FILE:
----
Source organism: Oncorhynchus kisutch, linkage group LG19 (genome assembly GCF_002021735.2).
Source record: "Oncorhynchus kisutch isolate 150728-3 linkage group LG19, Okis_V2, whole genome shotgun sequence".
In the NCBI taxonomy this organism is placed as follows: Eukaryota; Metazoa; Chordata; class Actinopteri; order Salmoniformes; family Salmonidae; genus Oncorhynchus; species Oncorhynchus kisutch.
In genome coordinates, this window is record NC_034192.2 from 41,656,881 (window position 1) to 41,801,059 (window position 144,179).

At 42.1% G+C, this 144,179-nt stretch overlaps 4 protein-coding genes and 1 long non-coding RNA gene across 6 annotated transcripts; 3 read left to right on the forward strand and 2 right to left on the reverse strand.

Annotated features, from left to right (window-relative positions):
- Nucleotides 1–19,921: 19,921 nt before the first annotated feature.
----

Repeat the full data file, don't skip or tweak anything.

Source organism: Oncorhynchus kisutch, linkage group LG19 (genome assembly GCF_002021735.2).
Source record: "Oncorhynchus kisutch isolate 150728-3 linkage group LG19, Okis_V2, whole genome shotgun sequence".
In the NCBI taxonomy this organism is placed as follows: Eukaryota; Metazoa; Chordata; class Actinopteri; order Salmoniformes; family Salmonidae; genus Oncorhynchus; species Oncorhynchus kisutch.
In genome coordinates, this window is record NC_034192.2 from 41,656,881 (window position 1) to 41,801,059 (window position 144,179).

At 42.1% G+C, this 144,179-nt stretch overlaps 4 protein-coding genes and 1 long non-coding RNA gene across 6 annotated transcripts; 3 read left to right on the forward strand and 2 right to left on the reverse strand.

Annotated features, from left to right (window-relative positions):
- Nucleotides 1–19,921: 19,921 nt before the first annotated feature.